I was wondering how on this page: http://www.allaboutcircuits.com/vol_4/chpt_2/3.html 011 could be -5?
It is twos compliment without the sign-bit explicitly specified: so in twos compliments -5 is 1011 - Understand why? The MSB '1' is the specified negative bit - so see it as (1)011 where (1) means negative and 011 means 5. If you read the article in context it is merely describing the idea of bit-flipping and adding one for going from 5 (101) to -5 (011) without the complication (as if there is any) of the sign-bit; naturally the bit-flipping and adding one works with the sign-bit too. Dave
In unsigned binary, yes. No, 1011 in twos compliment is -5. Would you like an explanation as to why? To understand how 011 becomes -5 you need to look at the following section from the e-book: Code ( (Unknown Language)): zero 0000 positive one 0001 negative one 1111 positive two 0010 negative two 1110 positive three 0011 negative three 1101 positive four 0100 negative four 1100 positive five 0101 negative five 1011 positive six 0110 negative six 1010 positive seven 0111 negative seven 1001 . negative eight 1000 It then goes on to say: So do the bit-flip and add one to the twos compliment, and then apply the appropriate sign-bit, where '0' = positive and '1' = negative. Actually, I think the explanation is clumsy, even if correct. The idea is that the LSBs are the twos compliment and therefore should be considered as the part that the flip and add operation is applied to - the sign-bit is something you effectively add afterwards depending on whether you are switch from positive-negative or negative-positive. Dave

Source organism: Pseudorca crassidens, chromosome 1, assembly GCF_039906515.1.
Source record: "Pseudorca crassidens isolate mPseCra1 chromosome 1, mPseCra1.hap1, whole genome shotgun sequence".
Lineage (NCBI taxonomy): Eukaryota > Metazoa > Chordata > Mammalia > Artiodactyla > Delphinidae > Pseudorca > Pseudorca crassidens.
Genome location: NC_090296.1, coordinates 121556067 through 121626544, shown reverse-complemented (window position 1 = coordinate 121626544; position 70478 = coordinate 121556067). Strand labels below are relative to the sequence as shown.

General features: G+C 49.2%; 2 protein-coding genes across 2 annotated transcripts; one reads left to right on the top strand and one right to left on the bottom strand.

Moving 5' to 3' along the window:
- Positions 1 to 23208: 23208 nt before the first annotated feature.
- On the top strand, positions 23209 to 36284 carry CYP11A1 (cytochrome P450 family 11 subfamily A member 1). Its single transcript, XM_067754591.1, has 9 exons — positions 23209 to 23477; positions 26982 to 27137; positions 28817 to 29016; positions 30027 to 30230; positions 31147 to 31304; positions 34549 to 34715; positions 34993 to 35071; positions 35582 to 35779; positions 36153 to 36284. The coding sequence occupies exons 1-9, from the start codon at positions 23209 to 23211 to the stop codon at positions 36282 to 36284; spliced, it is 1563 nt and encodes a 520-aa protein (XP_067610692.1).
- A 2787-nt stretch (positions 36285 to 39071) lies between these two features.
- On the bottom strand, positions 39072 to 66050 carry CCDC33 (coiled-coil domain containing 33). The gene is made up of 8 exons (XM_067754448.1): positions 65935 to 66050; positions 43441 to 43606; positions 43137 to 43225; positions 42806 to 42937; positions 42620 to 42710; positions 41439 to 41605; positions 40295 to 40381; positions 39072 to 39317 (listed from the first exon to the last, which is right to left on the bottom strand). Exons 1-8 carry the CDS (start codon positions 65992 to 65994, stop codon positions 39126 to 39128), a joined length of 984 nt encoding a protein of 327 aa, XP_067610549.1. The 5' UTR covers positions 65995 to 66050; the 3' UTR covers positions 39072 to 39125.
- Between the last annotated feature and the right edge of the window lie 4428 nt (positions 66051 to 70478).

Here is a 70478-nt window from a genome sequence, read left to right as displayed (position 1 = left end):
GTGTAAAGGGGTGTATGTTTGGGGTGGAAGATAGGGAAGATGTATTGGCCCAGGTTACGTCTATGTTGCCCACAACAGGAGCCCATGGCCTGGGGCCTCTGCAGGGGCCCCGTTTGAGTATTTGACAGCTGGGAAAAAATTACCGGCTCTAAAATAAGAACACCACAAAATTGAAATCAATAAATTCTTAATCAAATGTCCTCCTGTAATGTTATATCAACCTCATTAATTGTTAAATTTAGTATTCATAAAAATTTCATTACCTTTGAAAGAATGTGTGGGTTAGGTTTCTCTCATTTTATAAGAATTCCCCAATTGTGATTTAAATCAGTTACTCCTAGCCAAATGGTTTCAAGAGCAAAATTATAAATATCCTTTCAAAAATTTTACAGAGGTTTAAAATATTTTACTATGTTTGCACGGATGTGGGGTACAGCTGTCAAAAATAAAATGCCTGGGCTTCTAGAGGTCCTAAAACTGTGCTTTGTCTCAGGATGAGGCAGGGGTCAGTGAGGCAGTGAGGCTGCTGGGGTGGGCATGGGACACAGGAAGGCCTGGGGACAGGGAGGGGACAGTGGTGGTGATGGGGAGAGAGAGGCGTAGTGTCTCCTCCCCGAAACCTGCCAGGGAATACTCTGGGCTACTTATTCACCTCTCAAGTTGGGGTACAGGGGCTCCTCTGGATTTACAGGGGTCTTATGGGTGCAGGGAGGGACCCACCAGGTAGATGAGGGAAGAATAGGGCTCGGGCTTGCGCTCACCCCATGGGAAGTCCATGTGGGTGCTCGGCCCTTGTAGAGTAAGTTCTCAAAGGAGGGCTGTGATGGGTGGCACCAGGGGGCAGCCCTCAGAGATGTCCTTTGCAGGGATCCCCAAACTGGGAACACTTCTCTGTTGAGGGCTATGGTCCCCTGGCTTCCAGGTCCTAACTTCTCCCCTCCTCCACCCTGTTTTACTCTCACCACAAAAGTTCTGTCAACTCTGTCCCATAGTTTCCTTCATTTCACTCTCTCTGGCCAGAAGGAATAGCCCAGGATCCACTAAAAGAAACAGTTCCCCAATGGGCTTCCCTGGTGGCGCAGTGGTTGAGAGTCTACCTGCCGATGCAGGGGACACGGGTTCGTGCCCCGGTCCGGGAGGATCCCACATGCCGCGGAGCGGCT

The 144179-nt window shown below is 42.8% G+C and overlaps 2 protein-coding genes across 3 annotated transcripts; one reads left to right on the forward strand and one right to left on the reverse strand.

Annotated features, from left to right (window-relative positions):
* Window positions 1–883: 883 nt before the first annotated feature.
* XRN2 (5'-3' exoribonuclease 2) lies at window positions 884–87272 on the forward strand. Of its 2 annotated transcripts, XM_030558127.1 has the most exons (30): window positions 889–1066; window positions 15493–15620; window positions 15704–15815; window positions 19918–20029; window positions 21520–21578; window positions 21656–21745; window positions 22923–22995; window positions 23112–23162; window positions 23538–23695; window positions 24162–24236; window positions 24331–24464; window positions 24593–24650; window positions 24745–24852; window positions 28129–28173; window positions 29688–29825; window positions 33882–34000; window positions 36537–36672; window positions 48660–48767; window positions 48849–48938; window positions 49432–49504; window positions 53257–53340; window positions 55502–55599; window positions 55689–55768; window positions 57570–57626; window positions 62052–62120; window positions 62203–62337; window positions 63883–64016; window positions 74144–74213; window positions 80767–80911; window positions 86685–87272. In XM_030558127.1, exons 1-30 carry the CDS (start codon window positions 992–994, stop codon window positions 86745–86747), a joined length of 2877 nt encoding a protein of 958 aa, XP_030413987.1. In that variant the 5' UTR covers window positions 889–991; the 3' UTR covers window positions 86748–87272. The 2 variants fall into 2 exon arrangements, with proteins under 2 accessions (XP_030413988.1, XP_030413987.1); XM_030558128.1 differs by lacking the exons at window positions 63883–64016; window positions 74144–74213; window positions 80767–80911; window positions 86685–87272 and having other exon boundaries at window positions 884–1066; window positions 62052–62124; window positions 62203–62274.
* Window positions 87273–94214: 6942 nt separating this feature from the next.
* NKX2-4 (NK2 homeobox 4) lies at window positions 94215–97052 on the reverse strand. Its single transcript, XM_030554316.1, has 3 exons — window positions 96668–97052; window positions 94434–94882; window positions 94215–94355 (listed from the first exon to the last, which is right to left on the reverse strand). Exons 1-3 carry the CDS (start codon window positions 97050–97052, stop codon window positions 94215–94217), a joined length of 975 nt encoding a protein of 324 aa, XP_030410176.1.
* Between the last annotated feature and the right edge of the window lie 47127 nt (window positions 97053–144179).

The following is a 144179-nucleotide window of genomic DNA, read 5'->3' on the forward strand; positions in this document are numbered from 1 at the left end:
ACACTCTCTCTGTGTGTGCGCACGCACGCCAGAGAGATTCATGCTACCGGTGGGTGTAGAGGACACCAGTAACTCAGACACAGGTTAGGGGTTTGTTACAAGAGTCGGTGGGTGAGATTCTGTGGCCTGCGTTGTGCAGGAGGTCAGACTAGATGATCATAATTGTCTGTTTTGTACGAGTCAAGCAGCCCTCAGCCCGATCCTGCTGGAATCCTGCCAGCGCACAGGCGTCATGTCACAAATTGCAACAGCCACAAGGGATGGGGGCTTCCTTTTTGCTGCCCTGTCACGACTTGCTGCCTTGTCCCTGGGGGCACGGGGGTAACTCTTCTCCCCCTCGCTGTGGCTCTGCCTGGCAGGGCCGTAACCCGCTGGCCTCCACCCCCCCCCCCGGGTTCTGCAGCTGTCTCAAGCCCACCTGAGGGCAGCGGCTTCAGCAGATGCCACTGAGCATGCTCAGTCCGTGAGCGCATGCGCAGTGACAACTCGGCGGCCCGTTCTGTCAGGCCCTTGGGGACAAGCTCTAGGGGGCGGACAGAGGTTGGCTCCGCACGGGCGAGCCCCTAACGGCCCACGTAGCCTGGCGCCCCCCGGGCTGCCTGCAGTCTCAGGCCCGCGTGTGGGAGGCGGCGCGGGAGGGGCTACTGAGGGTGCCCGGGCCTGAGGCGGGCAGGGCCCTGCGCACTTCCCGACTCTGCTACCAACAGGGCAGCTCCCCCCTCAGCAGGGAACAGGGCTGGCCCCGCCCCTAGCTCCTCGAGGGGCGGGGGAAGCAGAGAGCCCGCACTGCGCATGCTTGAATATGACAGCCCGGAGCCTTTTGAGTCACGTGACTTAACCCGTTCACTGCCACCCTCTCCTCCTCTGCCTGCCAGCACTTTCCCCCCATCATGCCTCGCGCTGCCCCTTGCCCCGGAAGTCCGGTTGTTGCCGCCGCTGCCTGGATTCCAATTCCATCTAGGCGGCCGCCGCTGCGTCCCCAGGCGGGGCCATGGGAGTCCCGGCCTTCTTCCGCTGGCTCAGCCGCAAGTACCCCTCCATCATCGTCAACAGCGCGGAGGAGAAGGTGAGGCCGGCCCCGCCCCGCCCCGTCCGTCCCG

Thanks Dave I think for me the easiest way to keep this in my head is to see the MSB, the 1, as the value which the sum of the other bits (which can total a maximum of 1 less than the value in the MSB), take away from themselves to give a necessarily negative result. This is "excess notation", I believe, is it not?
The way to think about this is to look at the value of each bit placing for twos compliment; consider 4-bits xxxx, from the left: 1st x: equals -8 (The MSB which in twos compliment is the sign-bit always considered from a "binary" perspective as minus the value) 2nd x: equals 4 3rd x: equals 2 4th x: equals 1 Note binary progression of bits 1-2-4-8-16-32-64-128-256-512-1024-2048... So when we have 1011 (the e-book tells you -5 ), we get: (1x-8) + (0x4) + (1x2) + (1x1) = -5 You may notice that in twos compliment all-1s, i.e. 1111.., is always -1 - can you see why? I don't think you are getting it wrong, it is just a case of clarifying it in your mind, you're not too far off getting it. Dave
Two's complement is pretty counterintuitive, but what it has going for it is that if you add 5 and -5 you get 0, exclusive of an overflow in a bit higher than you care about. Dave might have mentioned this, but if he did I missed it in my quick glance. Let's look at the two's complement representations of 5 and -5, and their sum, using 4-bit binary numbers: Code ( (Unknown Language)): Decimal Binary 5 0101 -5 1011 --- ----- 0 (1)0000 In the addition on the right, going from right to left the way addition is normally performed, 1 + 1 = 10, so write 0 and carry the 1. The next addition is 0 + 1 + the carry = 10, so write 0 and carry the 1 again. Next is 1 + 0 + carry = 10, so write 0 and carry the 1. The final addition is 0 + 1 + carry = 10, so write 0 and carry the 1, which is shown in parentheses, and is at a higher bit position than is allowed in 4-bit binary numbers. Hope that helps. Mark
I didn't mention that Mark, so thanks for adding your part. If you think about it though, the overflow in twos compliment beyond the sign-bit is meaningless. The technique gets around this by implicitly handling the overflow: 5 + -5 = 0000 - without the overflow, which intuitively is 0 in decimal. If you add the binary value out with the bit-placement value it still works: (0x-8) + (0x4) + (0x2) + (0x1) = 0 Dave